From time to time, clients create proof-of-concept dashboards in Excel or other relational data source and then hit a wall converting it to an OLAP cube. I’m never surprised to see it happen. What most people don’t realize is that Tableau behaves much differently when reading from a cube. This requires careful thought beforehand.
Unlike other data sources, an OLAP cube does all the aggregation. That speeds up your analysis and allows other analytical feats not ordinarily possible in Tableau. But it complicates things, too.
Things to consider:
1. The cube calculates many of the metrics that Tableau users usually calculate in Tableau. Tableau users love to pull data from a SQLServer or Excel and then go on to perform analytical back flips. New metrics needed? No problem. Create a calculated field, run a sub-query, or write some SQL. But in a cube, a back flip can hit a snag when a metric or hierarchy has not already been created. To create it, the user often has to go back to the cube, where it’s made via MDX. If you really can’t do without the cube’s speed, plan to work closely with the cube designers to ensure that the important metrics are in place from the start.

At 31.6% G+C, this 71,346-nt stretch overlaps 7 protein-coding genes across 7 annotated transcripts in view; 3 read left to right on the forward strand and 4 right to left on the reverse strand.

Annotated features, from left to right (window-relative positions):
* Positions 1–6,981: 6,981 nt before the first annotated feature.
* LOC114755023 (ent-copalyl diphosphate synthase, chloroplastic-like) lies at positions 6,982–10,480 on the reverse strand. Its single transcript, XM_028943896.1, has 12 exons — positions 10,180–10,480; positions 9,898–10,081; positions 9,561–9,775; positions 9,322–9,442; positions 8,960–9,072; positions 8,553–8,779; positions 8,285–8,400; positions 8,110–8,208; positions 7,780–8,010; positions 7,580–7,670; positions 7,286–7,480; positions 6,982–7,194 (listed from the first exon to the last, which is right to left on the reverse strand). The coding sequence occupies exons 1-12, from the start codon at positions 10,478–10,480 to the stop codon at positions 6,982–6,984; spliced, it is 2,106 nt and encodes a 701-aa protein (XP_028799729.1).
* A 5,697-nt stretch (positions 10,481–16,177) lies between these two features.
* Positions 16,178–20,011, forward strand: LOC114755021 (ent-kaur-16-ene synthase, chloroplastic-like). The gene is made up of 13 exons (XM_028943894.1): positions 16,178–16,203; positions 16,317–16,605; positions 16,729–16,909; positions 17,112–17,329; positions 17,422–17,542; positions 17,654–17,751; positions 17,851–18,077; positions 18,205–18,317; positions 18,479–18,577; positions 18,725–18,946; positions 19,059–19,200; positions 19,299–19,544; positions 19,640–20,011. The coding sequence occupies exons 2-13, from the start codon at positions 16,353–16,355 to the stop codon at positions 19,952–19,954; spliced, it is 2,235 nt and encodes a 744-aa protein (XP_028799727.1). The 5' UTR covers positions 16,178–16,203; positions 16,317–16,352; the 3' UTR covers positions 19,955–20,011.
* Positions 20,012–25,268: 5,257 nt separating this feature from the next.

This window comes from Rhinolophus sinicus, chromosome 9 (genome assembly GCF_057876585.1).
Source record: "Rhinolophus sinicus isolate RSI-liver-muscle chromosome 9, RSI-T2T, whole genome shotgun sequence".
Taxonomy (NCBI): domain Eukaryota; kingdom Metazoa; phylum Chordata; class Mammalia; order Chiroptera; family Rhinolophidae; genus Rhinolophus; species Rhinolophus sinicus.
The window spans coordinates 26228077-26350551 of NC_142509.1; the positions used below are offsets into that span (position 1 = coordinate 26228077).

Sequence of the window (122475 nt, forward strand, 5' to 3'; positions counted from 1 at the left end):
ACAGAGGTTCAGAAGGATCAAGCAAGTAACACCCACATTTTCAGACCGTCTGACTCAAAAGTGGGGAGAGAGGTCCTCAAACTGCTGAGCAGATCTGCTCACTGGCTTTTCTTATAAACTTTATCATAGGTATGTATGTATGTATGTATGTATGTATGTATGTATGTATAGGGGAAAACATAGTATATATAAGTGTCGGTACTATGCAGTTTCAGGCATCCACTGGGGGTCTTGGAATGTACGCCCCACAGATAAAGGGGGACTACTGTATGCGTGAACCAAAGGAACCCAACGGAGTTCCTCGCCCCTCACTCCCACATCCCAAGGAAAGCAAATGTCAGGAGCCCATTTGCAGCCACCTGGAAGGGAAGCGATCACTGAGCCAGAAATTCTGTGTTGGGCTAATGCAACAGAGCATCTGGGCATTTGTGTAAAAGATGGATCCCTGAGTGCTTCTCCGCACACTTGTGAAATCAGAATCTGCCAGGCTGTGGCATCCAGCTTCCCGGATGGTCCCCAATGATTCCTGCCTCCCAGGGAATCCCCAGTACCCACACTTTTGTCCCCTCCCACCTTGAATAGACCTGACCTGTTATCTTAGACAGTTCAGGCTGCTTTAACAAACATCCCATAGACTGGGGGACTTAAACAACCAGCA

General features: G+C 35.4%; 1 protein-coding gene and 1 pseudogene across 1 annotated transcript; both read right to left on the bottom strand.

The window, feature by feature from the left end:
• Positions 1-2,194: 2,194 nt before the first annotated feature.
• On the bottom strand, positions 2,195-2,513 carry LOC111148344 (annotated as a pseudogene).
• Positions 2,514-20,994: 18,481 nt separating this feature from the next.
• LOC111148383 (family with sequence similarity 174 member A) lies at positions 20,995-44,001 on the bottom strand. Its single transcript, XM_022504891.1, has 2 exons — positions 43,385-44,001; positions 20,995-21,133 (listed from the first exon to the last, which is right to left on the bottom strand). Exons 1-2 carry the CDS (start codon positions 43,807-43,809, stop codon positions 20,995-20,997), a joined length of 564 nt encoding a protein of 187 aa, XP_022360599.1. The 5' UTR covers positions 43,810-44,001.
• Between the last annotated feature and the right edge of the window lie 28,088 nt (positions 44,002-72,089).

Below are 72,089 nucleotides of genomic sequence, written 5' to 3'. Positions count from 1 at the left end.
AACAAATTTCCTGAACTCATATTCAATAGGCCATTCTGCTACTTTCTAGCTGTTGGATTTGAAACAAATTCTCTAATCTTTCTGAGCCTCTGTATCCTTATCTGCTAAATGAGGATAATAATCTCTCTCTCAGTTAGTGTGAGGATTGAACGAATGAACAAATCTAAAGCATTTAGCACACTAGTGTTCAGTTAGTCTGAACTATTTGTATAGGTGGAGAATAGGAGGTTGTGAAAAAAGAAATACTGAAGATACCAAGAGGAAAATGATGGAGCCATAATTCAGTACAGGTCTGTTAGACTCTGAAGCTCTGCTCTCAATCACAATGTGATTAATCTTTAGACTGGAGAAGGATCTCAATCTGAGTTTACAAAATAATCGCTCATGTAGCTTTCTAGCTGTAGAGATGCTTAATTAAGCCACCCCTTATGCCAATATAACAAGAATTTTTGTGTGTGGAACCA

2. Users who know how to code in MDX can solve the limitations easily with calculated members. For example, calculated members allow users to interact with dimensions in calculated fields, allowing for continuous date fields and slider filters. MDX-skilled users can also create some new measures without rebuilding the cube. In many ways, calculated members are similar to SQL pass-throughs on a relational datasource, but are more vital to successful analysis.
3. Surprises will pop up, so extra time is necessary for experimentation and troubleshooting. During one of our last projects, we set up several action filters that ended up having problems. The first was on a table that was similar to a cross-tab, with rows of months and columns of regions, and click on a cell to filter against month and region. An action across two different dimensions is known as a “multi-dimensional slicing set,” and is not supported by Tableau. When you attempt to use the action, your charts go blank.
Despite these limitations, most of what you want to accomplish is possible with a bit of creativity and extra time to experiment. You can have the cube’s speed and other advantages and still do back flips in Tableau.
Further reading: Tableau’s list of differences